January 30, 2023

Our recently-published guide to managing counter offers made it clear that accepting an offer to keep you at your current company when you have an offer to go elsewhere is something you should be wary of. However, there are two situations where, as a candidate, entering into a negotiation with an employer is not only an option, it's something that's outright expected.

Firstly, there’s the obvious option: you’ve interviewed successfully and have just been (or are about to be) offered a role by a new employer. In those circumstances, you may get an offer that’s exactly what you want – or you may not. If the latter, our tips to salary negotiations below will help.

Then there’s another situation that’s almost as common. You’re in a role you enjoy at a company you don’t have any intention of leaving, but you also don’t feel you’re being paid quite what you’re worth. It could be that you’ve taken on more responsibility since your last pay review. Or that you’ve been there a long time and your intrinsic knowledge of the company’s rhythms gives you more value. Or even that your starting salary was lower than you would have liked, but you didn’t feel able to negotiate at the time. Whatever the reason, you’ll find something to help you in our employee's guide to effective salary negotiating.

First, however, some quick-fire salary negotiation FAQs to get a few key points clear


Some guides of this nature will tell you no, and that you should always negotiate because it’s expected. Our more moderate advice would be that it really depends on how well the offer meets your expectations. Remember, jobs aren’t just about money. If the offer is as hoped and also comes with a role that excites you, good people you can learn from, brilliant benefits and excellent prospects, it might feel like the perfect fit right away. Take each of those factors into account, and only enter into a negotiation if one or more of them isn’t quite right.


The key is knowing what an employer would have to pay someone else to do the job you’ve been offered, or are already doing, to the level you are capable of. To ascertain this, study the job spec and compare it to open roles on the market where a salary range is given. 


​Common practice is to ask for an increase of between 10-20%. The keener you feel the company is to acquire or retain your services, the higher you might feel comfortable aiming for. More on this below.


It really depends on how you go about it, but in most cases the answer is (thankfully) ‘no.’ Employers respect that you need to do the best you can for yourself. After all, the chances are high that the person you’re negotiating with has done the very same thing for themselves at some point in their career. If you’re tactful, respectful, and realistic with your counter offer strategy, an employer is less likely to be put off by a negotiation, and more likely to see it as a normal part of the employment process.


These are our top tips to salary negotiations, and equally helpful whether you’re negotiating around a new role or trying to improve your salary in an existing one.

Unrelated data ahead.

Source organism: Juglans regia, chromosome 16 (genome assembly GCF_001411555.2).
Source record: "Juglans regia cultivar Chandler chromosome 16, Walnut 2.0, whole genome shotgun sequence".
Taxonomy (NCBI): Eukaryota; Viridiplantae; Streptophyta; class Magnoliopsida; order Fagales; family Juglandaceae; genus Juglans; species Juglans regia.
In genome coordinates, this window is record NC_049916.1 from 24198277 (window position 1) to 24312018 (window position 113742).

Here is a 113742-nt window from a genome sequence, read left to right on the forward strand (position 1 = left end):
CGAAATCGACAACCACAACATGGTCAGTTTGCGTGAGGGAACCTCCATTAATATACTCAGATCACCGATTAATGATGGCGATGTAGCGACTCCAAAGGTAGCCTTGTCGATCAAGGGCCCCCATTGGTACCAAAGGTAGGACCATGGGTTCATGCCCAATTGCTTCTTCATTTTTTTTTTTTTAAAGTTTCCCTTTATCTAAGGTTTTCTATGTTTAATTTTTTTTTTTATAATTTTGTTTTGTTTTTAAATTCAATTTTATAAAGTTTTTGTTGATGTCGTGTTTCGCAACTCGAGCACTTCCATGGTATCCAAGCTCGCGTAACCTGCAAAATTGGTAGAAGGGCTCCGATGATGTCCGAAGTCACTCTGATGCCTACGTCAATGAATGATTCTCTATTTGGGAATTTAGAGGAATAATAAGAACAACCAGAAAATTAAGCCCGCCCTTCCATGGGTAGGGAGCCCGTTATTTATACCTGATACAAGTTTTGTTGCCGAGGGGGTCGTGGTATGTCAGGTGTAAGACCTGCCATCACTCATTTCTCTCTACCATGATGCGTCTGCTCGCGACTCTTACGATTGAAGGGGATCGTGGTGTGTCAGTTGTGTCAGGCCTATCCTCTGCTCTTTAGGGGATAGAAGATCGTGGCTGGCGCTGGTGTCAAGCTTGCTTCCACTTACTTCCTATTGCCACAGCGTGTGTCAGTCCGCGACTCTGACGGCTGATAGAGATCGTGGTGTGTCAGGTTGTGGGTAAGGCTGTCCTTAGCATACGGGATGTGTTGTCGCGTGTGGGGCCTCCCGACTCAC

1. Do your research to know your worth

As we mentioned briefly above under the ‘how do you justify’ header, the basis for any salary negotiation is knowing the going market rate for your professional skills, knowledge and experience. The key to effective salary negotiating with employers is feeling secure that what you’re asking for is realistic and achievable. If that’s the case, then assuming you’re confident in your interview ability, if one company doesn’t offer you what you’re worth, the chances another one eventually will. So, know your worth, and don’t feel too afraid to walk away; it puts you in a stronger position mentally and emotionally.

2. Don't be afraid to ask2. Don’t be afraid to ask 

As we mentioned earlier, one of the top reasons people feel the need to renegotiate their salary is to make up for low starting pay caused by them not having the confidence to negotiate at the offer stage. Our second tip to salary negotiations is therefore to use the research you’ve done and be confident in asking for what you’re really worth. It might not only save you losing out on money, it might also save you more salary negotiations further down the line.

3. Prepare a list of your best relevant qualities and accomplishments

One of the biggest mistakes you can make going into a salary negotiation is focusing on what you want to get from the employer and how it might help you. Salary negotiations are all about what’s best for business – there is no room for high emotion, or explaining to your employer how a salary increase could benefit your life. (The chances are your co-workers all face similar challenges in one way or another and could use the extra income too). Instead, you need to be clear about the benefits you bring to the business.

Preparing a kind of ‘crib sheet’ of your best achievements, biggest strengths, and references from colleagues about your usefulness, all put you in a strong position when bargaining for a better salary. That’s why putting one together is one of our top tips to salary negotiations.

4. Decide on the numbers for your minimum, realistic, and ideal salaries